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Tallup Takes Aim At Spice, Shenseea And More On New Song ‘Tea Time’

Dancehall artist Tall Up has released the official video for her song titled Tea Time, in which she took aim at several artists in the genre and spoke on various happenings in Jamaica.

“It has always been phenomenal from the first day I posted a clip of me freestyling the song in the studio. This has put back some more excitement to the song,” Tall Up, whose real name is Keja Christie, told DancehallMag.

The video begins with “Ms. Christie” getting a call from gossip queen, Tea Time’s Shelly Curran, who apologizes for not being able to fly in to conduct a class. Ms. Christie promises to fill in for her and starts her lecture on General Studies with the subtopic being ‘Teatime’.

Then the Put Your Hands Where My Eyes Can See riddim drops and Tallup proceeds to drop tidbits and gossip, because her “back broad and slippery.”

She addresses the SSL scandal, scamming, risky plastic surgery, the recent rash of Beryllium robberies, and mentions RT Boss, Khago, Dexta Daps, Valiant, the World Boss and Shorty, Jada Kingdom, Shaneil Muir and Spice.

The dancer-turned-deejay flayed Spice’s decision to do cosmetic surgery that almost allegedly claimed her life.

“Spice almost kill off herself ah DR because she waan look like dolly/A who a pay selector fi no play me song/remember say ah Glendevon mi come from,” she deejayed with glee, a reference to Spice’s scary medical situation in the Dominican Republic last year.

Tall Up has had issues with Spice over the years. In 2019, she used a lengthy post uploaded to Instagram to blast Spice and her Team Spice dancers for allegedly jacking her head top stunt during Reggae Sumfest. She and Spice have exchanged savage barbs several times over the past year.

Tall Up reserved the biggest slight for Shenseea over her admission of anal sex during an interview. The video cuts to the actual interview on Angela Yee’s Lip Service show, saying that she had tried anal sex once, and was still interested in the act, which remains both taboo and illegal in Jamaica.

Tall Up said she wasn’t deliberately targeting Shenseea as she had no ‘beef’ with her.

“I went hard, for the fact that Shenseea is so much of a role model and there is so much light shining on her. She had to have known better to choose her words wisely and she knows our culture doesn’t condone certain things and she still chose to come out and put her personal life out there where it could tamper with her image,” she told DancehallMag.

“I think that she (Shenseea) could have kept that in, I don’t have anything with her or nothing against her but she was the the one who put hat information out that could be used against her in such a harsh way.”

Tall Up believes that the dancehall industry needs to reclaim its appeal and swagger in the international market, racking up sales and impressive streaming numbers on overseas charts and streaming platforms.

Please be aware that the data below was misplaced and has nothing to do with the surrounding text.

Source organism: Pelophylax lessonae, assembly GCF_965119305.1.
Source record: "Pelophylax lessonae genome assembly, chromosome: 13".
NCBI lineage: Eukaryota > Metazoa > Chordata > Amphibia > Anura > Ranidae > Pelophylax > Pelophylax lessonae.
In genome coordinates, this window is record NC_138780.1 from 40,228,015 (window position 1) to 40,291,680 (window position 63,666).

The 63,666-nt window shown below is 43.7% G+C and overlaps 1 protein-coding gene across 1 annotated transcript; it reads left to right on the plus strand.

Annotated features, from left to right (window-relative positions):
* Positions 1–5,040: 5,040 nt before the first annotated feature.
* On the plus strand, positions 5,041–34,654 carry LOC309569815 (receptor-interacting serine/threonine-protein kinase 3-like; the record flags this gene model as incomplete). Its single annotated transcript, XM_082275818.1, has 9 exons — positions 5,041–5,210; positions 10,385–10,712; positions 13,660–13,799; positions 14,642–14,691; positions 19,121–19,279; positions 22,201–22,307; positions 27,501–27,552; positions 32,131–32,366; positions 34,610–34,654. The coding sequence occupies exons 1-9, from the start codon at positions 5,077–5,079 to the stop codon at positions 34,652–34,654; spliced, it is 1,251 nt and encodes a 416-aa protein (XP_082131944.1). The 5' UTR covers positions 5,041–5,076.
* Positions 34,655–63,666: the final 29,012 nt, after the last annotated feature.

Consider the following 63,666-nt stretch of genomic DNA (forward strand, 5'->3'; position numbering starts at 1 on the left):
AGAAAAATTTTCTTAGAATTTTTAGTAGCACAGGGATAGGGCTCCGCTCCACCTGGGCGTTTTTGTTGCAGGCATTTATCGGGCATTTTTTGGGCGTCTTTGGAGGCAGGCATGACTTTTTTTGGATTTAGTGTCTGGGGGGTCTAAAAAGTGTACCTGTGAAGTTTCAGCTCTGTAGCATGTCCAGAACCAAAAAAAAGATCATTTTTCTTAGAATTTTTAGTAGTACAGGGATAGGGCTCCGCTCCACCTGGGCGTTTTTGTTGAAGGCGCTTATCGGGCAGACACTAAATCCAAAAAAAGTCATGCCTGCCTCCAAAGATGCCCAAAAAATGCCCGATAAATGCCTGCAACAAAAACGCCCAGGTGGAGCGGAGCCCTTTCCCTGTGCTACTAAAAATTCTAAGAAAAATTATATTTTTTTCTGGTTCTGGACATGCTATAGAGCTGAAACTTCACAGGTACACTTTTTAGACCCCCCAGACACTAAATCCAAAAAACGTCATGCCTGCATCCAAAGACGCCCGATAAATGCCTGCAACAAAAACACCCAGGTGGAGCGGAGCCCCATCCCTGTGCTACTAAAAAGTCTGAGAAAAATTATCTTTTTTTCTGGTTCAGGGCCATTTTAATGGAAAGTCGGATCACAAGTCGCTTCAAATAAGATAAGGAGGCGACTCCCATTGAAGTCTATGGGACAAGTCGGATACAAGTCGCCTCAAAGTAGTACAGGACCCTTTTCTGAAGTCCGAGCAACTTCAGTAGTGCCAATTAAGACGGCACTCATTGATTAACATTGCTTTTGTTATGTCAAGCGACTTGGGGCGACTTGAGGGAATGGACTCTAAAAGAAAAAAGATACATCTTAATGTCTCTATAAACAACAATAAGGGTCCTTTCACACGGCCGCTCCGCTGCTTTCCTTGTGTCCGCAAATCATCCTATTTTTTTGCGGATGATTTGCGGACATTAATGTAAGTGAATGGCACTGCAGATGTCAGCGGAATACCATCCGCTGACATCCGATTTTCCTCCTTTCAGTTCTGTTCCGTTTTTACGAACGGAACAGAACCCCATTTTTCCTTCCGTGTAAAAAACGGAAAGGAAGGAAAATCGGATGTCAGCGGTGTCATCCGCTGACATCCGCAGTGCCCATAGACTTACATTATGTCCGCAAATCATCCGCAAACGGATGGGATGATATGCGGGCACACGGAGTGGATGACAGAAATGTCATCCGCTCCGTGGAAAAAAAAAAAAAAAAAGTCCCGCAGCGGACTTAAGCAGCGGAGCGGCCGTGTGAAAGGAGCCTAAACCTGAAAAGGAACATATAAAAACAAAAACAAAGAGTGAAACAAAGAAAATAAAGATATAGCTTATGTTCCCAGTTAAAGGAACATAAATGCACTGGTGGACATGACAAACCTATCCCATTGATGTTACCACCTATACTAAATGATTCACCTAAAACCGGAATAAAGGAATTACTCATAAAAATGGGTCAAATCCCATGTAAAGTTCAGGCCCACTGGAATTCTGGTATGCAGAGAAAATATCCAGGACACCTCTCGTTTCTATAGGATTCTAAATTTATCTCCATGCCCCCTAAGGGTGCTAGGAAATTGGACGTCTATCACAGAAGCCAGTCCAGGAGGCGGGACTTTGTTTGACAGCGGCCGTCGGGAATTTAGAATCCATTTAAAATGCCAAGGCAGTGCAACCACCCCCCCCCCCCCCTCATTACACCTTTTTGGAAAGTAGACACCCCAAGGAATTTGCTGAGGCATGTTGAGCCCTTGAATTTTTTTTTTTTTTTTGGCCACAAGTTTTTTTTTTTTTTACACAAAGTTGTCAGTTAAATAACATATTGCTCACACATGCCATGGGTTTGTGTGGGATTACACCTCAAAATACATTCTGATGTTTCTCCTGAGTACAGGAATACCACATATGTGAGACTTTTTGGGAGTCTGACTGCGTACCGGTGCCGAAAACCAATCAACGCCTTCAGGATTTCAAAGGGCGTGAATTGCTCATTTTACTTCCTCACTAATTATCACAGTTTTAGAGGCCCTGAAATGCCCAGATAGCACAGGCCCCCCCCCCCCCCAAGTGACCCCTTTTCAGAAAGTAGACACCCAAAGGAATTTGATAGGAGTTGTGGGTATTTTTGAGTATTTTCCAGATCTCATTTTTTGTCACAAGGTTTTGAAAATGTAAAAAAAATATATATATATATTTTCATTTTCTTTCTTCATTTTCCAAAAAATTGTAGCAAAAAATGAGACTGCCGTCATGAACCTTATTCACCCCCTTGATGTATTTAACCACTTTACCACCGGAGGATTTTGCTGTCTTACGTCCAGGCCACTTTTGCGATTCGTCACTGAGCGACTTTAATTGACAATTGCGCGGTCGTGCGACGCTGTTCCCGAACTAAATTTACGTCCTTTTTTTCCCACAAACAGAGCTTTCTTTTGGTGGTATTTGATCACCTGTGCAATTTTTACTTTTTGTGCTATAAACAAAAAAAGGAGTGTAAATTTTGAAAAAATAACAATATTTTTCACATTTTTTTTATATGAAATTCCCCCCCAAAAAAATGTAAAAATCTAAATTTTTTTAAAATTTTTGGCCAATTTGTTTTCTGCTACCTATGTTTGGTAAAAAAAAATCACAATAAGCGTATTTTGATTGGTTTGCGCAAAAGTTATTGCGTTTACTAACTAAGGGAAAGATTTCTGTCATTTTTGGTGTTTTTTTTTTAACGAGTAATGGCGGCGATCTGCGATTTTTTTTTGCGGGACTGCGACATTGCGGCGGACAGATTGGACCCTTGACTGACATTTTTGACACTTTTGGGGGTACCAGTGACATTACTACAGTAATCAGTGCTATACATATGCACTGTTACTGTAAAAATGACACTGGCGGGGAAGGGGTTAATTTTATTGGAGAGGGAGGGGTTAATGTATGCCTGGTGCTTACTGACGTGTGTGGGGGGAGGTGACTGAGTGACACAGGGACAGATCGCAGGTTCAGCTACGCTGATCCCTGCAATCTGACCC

“I think the state of dancehall right now needs a lot of work and fixing and I think there is a lot of things that needs to be done by everybody in it, the producers, the aristes, the beatmakers, everybody right now has a role to play to get back dancehall where it was so we could sell records and stream again,” she said.

“I think that it is not where it should be but we are trying, the talent is here, so we still have whatever talent to bring it further than where it was before, we need more unity and we should get rid of politics holding us back, we’re bent but not broken,” the former dancer mused.


Tall Up has often levelled accusations that there are forces within the industry who are trying to retard her emergence as a recording artist.

“People will always try to stop someone they see as a threat and I think that I know I am a threat because of my talent. I have always experienced and feel that push back, that resistance, this impact of others because of my gift and talent, so, yes, I believe that…but i dont give energy or light to the situation, what is to be will be and whatever God has destined to be great, it has to be accomplished, ” she mused.

She said she’s unfazed by the ‘fight’ within the industry, even heartened by the uphill struggle.

“I am not fazed or worried, it just motivates me to go harder and it just proves to me I am pretty much I am a gifted and blessed individual. People don’t stone fruitless trees so it just motivates me to work more,” she said.

Tall Up, who grew up in Montego Bay, is known for her aggressive hardcore style which melds rap, R & B, hip hop and pop-influenced music. She was crowned International Dancehall Queen in Mobay in 2013 and she obtained several track scholarships after leaving GC Foster College with a 4.0 GPA.

She pursued track for a few years at Lincoln University and then New Mexico Highlands University as she sought out more elite coaching. She even got accepted to the MVP Track Club but dancehall remained her true love. She began recording songs such as Confessions featuring Shane E.

She got her big breakthrough with Waistline which has over 5 million views. She has a collaboration with international recording artist Sukiana that was released in 2023.

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